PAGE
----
A last-hour change to the Glasgow pact from a “phaseout” to a “phasedown” of coal power got a lot of attention, with India taking the flak for softening the language.
For the record, China also objected to “phaseout” and the US, EU and UK Cop26 presidency accepted “phasedown” rather than cut the coal reference altogether.
Why does it matter? A report by the National Foundation for India this week helps to explain. It estimates 13-20 million Indians depend economically on the coal sector – somewhere between the population of Zimbabwe and Thailand.
The reference to coal in the Cop26 outcome injects some urgency into the question of how they can survive and prosper in a clean energy future.
“Now there is an international consensus. There is a goal: phasedown, which will happen. India is a signatory to that. I’m sure in the coming years the pressure will be to quantify the phasing down. We cannot escape that and nor does India intend to dilute its commitment,” said government official Anil Jain at the report’s launch.
Good news. But, guess what, Jain says Coal India should not have to pay for it.
Prime minister Narendra Modi called for a cool trillion dollars to support the upgraded climate goals he announced in Glasgow – goals that have yet to be submitted to the UN in writing.
There is a lot riding on initiatives, like the $8.5 billion package for South Africa, to show international support can ease the transition.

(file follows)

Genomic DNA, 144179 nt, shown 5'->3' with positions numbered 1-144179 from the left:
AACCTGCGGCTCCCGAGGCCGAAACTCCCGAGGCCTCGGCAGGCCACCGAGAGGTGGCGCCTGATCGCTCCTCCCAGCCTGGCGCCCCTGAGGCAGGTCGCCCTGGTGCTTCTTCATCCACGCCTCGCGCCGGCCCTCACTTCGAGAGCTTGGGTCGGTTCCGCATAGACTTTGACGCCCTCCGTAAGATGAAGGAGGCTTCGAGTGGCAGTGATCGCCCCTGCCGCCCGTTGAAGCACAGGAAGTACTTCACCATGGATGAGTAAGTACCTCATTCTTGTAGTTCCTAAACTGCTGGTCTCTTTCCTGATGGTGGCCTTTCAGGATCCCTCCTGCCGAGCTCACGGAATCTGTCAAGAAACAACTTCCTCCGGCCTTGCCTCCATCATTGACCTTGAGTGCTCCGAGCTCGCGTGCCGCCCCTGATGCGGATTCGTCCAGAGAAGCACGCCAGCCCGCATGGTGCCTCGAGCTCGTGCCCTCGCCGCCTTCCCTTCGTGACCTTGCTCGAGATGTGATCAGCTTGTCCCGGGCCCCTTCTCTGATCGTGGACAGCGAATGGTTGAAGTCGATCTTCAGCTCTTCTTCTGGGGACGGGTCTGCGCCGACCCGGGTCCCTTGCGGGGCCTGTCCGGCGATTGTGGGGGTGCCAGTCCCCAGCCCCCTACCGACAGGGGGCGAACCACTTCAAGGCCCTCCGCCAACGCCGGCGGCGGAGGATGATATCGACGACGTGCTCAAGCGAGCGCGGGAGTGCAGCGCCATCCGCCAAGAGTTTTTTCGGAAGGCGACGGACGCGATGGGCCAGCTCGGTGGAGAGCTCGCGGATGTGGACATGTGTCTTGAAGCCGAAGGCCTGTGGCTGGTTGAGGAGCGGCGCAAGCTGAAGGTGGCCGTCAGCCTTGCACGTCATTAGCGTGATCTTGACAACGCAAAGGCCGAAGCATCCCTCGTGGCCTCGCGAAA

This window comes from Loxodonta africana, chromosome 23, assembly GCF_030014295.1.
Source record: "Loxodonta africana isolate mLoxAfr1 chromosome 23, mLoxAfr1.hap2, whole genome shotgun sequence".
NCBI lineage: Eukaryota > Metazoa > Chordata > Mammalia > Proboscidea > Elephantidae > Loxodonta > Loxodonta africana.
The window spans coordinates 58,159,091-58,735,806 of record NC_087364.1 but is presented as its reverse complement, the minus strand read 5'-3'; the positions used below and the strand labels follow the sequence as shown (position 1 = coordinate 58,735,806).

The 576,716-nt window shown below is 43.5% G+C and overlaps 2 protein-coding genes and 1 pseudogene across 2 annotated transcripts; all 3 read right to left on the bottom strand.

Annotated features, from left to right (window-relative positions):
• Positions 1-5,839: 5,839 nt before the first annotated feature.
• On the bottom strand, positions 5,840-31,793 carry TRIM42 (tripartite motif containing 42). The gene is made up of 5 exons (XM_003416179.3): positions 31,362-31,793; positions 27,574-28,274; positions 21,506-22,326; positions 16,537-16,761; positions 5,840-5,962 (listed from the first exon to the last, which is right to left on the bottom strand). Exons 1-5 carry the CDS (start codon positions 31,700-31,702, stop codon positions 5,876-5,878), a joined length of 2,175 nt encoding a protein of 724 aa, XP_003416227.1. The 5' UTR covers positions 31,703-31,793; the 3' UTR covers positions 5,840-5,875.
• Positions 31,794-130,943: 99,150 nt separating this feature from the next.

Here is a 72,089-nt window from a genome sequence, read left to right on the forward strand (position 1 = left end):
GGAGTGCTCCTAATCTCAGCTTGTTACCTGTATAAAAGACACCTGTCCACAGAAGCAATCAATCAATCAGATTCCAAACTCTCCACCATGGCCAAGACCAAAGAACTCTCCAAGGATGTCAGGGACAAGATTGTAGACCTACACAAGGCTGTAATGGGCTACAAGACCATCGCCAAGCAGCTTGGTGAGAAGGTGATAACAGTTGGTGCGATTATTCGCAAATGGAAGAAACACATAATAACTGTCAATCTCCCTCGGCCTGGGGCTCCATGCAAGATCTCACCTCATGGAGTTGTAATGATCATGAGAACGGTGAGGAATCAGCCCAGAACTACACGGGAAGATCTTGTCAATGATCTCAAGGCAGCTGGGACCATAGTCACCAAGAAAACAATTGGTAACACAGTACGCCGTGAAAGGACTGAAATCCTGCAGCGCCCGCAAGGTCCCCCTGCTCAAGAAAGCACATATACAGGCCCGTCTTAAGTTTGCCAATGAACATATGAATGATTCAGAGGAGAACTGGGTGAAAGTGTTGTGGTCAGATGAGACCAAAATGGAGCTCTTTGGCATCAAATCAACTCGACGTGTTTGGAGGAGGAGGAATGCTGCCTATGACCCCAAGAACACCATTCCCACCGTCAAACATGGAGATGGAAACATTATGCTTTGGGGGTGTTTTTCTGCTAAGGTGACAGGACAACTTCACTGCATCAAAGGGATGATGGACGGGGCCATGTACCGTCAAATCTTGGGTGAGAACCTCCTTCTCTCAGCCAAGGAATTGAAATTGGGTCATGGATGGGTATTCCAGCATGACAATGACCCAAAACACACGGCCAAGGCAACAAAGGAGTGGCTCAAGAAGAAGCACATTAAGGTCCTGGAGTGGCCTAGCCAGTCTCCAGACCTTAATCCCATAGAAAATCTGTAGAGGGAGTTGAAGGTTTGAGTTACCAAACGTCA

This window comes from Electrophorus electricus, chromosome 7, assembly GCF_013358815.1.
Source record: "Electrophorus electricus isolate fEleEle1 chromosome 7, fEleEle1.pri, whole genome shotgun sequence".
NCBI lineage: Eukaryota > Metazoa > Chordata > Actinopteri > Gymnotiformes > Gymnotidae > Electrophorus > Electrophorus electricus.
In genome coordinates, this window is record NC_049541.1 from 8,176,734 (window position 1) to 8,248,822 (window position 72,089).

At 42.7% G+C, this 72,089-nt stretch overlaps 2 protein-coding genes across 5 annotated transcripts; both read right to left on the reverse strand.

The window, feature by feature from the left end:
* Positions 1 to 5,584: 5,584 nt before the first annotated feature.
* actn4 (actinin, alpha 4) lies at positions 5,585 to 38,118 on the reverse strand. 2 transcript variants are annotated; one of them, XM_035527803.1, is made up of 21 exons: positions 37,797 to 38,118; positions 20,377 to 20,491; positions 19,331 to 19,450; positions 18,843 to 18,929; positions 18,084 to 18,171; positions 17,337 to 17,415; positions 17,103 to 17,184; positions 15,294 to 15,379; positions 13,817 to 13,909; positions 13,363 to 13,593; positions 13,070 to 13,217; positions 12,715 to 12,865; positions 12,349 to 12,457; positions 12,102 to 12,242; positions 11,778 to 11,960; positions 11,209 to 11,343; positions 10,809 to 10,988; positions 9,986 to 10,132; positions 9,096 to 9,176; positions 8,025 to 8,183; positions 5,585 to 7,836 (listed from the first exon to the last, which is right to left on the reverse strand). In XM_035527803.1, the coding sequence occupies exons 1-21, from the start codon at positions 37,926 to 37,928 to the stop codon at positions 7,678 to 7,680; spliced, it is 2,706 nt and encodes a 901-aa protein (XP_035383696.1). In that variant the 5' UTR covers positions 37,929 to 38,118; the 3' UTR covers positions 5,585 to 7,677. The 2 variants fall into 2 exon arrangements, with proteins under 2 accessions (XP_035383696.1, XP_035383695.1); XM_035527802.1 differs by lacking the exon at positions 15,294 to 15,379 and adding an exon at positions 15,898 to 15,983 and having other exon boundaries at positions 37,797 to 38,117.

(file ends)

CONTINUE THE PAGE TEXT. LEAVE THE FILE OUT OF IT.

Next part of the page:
This week’s news…
- Morocco accused of “greenwashing occupation” of Western Sahara
- Germany to quit coal by 2030 under coalition agreement, aiming for 1.5C path
- India ‘cannot escape’ coal phasedown, top coal ministry official says
- UN shipping body considers zero emissions goal, defers decision to 2023
- EU’s reformed agricultural policy fails its climate goals, say green groups
- Nigeria commits to annual carbon budgets to reach net zero under climate law
- Why I am calling on EU lawmakers to put climate at the heart of agricultural policy – Robin Ehl, student and activist
- After Cop26, countries must turn climate promises into action on global shipping – David Kabua, president of the Marshall Islands
- The street and the boardroom are closer than they have ever been on climate – Maria Mendiluce, CEO of We Mean Business